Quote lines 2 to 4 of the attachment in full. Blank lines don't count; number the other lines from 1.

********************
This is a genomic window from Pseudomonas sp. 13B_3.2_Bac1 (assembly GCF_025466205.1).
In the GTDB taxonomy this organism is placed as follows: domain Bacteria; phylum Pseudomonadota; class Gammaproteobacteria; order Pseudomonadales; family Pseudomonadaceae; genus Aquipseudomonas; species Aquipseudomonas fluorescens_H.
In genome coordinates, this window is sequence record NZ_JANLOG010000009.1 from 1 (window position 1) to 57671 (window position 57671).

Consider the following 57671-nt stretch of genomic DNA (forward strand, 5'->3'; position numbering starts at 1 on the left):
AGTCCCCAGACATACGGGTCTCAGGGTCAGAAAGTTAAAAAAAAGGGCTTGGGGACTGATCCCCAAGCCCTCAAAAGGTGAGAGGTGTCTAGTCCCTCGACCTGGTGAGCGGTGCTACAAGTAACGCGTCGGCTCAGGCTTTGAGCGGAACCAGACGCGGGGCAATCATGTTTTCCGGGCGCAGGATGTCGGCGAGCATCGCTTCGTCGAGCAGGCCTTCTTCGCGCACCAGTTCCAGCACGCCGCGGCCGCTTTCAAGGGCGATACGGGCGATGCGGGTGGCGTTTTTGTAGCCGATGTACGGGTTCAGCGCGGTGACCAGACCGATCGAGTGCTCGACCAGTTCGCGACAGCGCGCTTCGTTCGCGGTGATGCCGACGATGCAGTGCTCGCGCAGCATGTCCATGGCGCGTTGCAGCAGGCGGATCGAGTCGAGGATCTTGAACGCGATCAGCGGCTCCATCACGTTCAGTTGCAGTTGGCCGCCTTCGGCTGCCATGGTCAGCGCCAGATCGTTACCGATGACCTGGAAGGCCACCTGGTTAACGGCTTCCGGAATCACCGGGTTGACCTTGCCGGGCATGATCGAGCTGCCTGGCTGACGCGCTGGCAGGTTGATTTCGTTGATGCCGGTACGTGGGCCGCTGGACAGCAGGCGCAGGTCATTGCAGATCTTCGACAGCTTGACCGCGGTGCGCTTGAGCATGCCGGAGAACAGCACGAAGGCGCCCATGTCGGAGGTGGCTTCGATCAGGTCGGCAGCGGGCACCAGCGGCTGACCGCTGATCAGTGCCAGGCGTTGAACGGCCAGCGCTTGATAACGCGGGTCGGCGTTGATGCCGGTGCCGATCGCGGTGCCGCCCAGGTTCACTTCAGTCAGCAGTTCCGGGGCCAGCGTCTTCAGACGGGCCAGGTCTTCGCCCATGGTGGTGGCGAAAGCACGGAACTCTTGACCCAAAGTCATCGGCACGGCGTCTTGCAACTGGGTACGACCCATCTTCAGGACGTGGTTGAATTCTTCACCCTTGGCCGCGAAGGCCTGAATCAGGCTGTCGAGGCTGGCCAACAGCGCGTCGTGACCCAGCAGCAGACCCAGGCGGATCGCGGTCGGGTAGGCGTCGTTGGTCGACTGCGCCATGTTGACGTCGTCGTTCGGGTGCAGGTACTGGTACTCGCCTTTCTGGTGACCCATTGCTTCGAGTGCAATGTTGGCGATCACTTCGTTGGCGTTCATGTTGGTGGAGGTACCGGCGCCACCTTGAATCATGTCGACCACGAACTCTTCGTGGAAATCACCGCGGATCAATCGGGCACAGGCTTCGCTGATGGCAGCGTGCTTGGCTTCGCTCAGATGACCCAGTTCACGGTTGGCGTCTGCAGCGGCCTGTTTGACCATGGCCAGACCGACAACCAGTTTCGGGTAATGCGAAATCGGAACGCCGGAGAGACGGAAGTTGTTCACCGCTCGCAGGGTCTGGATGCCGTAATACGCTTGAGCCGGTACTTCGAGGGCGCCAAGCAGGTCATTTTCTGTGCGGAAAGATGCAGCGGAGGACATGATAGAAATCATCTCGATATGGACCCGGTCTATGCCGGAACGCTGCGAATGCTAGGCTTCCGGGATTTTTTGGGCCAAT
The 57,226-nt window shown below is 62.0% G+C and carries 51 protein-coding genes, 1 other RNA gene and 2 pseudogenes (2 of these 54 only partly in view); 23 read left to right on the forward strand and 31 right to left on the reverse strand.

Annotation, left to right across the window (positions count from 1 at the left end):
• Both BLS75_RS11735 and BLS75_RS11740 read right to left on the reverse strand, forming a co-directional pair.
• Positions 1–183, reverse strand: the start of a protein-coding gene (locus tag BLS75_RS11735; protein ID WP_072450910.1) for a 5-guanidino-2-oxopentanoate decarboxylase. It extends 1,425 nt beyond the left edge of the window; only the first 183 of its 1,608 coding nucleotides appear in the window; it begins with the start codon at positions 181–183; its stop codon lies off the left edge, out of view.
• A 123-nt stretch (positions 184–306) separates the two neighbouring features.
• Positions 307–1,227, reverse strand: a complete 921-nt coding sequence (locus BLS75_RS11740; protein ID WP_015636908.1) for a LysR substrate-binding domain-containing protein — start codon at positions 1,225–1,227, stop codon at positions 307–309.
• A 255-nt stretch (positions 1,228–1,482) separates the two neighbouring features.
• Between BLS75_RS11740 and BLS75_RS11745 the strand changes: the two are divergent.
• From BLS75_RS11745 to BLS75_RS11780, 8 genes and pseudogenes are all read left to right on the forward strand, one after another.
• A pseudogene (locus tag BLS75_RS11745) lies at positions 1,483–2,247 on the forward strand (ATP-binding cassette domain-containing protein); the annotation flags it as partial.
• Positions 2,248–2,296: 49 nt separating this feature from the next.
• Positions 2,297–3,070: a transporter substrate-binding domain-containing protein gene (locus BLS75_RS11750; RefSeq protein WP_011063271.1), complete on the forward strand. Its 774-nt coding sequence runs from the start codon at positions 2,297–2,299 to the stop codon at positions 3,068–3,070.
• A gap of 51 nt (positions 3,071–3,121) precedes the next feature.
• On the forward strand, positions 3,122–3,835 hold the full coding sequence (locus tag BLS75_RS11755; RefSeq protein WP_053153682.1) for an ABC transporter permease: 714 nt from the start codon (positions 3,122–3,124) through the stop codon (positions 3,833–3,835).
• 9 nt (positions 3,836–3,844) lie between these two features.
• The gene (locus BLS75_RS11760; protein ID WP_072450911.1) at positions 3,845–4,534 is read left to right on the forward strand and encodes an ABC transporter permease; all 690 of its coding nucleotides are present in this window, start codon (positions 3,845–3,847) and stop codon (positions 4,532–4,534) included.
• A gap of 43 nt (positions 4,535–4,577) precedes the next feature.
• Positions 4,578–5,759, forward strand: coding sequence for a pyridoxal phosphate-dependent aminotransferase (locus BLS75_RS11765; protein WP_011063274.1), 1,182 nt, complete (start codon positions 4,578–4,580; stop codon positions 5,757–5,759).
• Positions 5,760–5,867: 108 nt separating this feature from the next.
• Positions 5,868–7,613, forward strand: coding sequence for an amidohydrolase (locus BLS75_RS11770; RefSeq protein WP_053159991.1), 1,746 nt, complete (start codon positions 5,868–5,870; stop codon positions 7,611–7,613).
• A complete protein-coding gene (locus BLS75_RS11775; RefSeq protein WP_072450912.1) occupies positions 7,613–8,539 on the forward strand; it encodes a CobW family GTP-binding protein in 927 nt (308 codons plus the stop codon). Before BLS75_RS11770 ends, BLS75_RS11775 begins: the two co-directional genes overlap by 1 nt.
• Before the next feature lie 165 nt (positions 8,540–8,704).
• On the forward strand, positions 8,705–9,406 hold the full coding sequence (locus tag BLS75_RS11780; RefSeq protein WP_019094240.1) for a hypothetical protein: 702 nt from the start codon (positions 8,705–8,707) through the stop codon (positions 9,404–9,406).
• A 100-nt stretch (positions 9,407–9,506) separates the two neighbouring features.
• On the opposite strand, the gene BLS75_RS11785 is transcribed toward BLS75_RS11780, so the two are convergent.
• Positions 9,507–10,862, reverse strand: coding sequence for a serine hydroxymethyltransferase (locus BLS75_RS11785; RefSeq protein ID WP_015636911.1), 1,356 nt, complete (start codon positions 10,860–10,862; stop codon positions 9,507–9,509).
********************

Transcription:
In the GTDB taxonomy this organism is placed as follows: domain Bacteria; phylum Pseudomonadota; class Gammaproteobacteria; order Pseudomonadales; family Pseudomonadaceae; genus Aquipseudomonas; species Aquipseudomonas fluorescens_H.
In genome coordinates, this window is sequence record NZ_JANLOG010000009.1 from 1 (window position 1) to 57671 (window position 57671).

Consider the following 57671-nt stretch of genomic DNA (forward strand, 5'->3'; position numbering starts at 1 on the left):